by Professor Ali Ansari,
dated: July 14, 2012
Any visitor to the spectacular ruins of Persepolis - the site of the ceremonial capital of the ancient Persian Achaemenid empire, will be told three facts: it was built by Darius the Great, embellished by his son Xerxes, and destroyed by that man, Alexander.
That man Alexander, would be the Alexander the Great, feted in Western culture as the conqueror of the Persian Empire and one of the great military geniuses of history.
Indeed, reading some Western history books one might be forgiven for thinking that the Persians existed to be conquered by Alexander.
A more inquisitive mind might discover that the Persians had twice before been defeated by the Greeks during two ill-fated invasions of Greece, by Darius the Great in 490BC and then his son, Xerxes, in 480BC - for which Alexander's assault was a justified retaliation. [A more inquisitive mind might refer to Herodotus, who indicates that the Persian invasions of Greece were justified by the Greek invasion of Asia during the Trojan War. - aaa]
But seen through Persian eyes, Alexander is far from "Great".
He razed Persepolis to the ground following a night of drunken excess at the goading of a Greek courtesan, ostensibly in revenge for the burning of the Acropolis by the Persian ruler Xerxes. [Alexander was clearly a jerk for destroying the great city of Persepolis, but Persians of today tend to honor him, and Alexander (or Iskander, the Persian form of his name) is a popular name for Persian boys. - aaa]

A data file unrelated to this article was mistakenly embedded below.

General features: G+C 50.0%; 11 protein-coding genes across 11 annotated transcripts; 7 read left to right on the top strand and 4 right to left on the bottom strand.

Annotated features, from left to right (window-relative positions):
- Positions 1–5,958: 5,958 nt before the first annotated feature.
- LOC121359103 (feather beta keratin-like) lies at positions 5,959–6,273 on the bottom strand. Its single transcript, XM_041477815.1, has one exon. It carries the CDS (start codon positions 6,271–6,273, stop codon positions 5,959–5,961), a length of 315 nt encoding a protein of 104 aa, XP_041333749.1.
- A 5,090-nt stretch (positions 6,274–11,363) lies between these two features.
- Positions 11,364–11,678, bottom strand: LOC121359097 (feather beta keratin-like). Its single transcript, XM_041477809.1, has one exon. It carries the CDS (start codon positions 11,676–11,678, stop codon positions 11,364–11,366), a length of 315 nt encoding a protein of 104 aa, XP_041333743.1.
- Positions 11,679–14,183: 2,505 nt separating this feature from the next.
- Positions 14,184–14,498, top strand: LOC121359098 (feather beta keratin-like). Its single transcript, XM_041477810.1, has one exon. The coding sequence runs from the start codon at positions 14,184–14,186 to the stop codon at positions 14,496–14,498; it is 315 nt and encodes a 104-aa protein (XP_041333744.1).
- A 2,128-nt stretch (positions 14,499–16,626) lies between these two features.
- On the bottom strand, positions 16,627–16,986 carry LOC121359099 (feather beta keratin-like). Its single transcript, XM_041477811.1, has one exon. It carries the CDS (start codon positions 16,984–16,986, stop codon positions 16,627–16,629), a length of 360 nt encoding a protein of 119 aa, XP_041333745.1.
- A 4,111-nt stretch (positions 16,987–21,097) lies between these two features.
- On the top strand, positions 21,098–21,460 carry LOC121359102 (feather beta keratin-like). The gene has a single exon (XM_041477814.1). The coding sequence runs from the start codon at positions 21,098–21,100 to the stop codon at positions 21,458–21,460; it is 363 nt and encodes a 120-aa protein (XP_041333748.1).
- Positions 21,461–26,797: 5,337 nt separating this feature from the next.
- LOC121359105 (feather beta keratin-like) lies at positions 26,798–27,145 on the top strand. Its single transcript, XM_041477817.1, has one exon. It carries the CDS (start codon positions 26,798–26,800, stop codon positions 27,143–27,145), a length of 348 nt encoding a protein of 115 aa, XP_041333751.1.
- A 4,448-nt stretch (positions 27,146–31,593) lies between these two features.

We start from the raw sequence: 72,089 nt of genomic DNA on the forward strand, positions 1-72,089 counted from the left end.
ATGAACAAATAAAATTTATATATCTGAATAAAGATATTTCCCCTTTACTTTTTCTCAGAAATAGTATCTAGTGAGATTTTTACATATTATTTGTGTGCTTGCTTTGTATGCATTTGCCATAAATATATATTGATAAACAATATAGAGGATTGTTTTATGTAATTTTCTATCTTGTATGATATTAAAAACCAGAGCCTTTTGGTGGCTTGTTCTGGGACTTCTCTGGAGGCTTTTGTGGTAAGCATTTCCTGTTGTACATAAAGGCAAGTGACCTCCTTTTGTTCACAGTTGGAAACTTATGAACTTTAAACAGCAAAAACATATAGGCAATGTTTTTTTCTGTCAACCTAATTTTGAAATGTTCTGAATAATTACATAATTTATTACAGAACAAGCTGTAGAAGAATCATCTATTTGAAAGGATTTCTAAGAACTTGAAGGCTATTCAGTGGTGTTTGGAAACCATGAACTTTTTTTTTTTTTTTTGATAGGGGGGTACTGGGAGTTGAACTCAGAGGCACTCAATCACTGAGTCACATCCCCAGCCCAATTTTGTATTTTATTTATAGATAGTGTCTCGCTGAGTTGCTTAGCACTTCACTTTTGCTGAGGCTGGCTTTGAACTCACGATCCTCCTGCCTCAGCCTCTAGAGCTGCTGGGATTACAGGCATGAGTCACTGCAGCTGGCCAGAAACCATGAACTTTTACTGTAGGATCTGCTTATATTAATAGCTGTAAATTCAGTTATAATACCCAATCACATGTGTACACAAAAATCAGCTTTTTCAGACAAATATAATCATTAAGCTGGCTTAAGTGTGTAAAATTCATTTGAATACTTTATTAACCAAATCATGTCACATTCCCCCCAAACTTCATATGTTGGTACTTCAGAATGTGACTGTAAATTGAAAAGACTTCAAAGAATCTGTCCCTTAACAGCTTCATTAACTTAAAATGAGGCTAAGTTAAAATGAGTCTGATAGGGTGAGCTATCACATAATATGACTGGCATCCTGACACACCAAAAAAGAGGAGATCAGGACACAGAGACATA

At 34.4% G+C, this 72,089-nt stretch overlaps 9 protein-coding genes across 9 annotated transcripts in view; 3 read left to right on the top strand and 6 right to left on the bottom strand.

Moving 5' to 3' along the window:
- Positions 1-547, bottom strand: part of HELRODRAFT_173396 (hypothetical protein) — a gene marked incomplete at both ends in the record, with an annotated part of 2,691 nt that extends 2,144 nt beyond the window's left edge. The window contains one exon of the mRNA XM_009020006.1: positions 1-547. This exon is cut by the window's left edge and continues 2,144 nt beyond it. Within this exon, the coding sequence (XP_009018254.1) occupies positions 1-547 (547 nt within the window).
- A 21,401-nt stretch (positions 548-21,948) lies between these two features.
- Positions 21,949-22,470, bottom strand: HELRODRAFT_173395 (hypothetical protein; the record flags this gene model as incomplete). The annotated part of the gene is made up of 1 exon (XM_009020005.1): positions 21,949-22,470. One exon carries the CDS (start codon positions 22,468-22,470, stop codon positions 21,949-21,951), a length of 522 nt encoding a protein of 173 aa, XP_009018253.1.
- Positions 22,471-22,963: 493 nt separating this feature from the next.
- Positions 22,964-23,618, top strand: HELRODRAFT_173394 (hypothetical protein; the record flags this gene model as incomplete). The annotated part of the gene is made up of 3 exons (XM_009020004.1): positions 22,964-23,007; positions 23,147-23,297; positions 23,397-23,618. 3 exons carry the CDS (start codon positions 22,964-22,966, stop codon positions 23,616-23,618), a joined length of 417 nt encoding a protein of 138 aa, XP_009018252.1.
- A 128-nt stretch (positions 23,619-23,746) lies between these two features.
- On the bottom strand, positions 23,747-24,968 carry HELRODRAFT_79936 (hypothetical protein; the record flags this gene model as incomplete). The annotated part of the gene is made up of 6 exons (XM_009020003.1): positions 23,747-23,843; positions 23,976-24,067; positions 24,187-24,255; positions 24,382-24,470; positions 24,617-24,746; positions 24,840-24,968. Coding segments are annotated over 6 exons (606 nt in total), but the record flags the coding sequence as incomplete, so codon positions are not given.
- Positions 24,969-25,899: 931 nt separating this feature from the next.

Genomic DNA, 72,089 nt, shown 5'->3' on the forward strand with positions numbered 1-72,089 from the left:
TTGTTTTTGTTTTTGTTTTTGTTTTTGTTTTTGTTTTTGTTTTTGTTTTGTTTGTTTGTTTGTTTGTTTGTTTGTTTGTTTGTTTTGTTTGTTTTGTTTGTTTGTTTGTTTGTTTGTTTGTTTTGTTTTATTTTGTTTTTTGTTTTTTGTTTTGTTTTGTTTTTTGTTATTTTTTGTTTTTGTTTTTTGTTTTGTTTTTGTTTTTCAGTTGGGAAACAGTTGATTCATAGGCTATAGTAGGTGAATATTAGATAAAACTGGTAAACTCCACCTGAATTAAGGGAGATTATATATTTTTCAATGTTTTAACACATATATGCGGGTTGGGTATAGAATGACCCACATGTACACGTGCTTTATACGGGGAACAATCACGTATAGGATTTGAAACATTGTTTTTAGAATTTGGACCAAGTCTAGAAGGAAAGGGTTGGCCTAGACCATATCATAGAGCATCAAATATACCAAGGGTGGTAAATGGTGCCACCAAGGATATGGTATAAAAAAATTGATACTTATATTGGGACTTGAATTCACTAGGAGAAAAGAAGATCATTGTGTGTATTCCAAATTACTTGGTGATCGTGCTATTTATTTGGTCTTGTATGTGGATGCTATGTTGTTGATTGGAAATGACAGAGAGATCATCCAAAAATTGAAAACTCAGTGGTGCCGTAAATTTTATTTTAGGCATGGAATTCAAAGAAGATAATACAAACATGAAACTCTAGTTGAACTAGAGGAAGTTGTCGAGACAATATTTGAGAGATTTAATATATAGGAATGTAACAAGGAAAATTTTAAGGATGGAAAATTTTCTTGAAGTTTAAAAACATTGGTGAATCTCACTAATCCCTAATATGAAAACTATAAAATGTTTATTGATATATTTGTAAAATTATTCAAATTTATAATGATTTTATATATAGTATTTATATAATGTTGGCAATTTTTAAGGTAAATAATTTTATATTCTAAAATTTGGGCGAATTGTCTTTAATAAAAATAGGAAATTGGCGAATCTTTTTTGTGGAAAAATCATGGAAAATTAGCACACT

Persians also condemn him for the widespread destruction he is thought to have encouraged to cultural and religious sites throughout the empire.
The emblems of Zoroastrianism - the ancient religion of the Iranians - were attacked and destroyed. For the Zoroastrian priesthood in particular - the Magi - the destruction of their temples was nothing short of a calamity.
The influence of Greek language and culture has helped establish a narrative in the West that Alexander's invasion was the first of many Western crusades to bring civilisation and culture to the barbaric East. [Ridiculous! What little culture and learning the barbaric West had at the time was gained from Persia, Babylonia, and Egypt. - aaa]
But in fact the Persian Empire was worth conquering not because it was in need of civilising but because it was the greatest empire the world had yet seen, extending from Central Asia to Libya.
Persia was an enormously rich prize.
Look closely and you will find ample evidence that the Greeks admired the Persian Empire and the emperors who ruled it.
Much like the barbarians who conquered Rome, Alexander came to admire what he found, so much so that he was keen to take on the Persian mantle of the King of Kings.
And Greek admiration for the Persians goes back much earlier than this.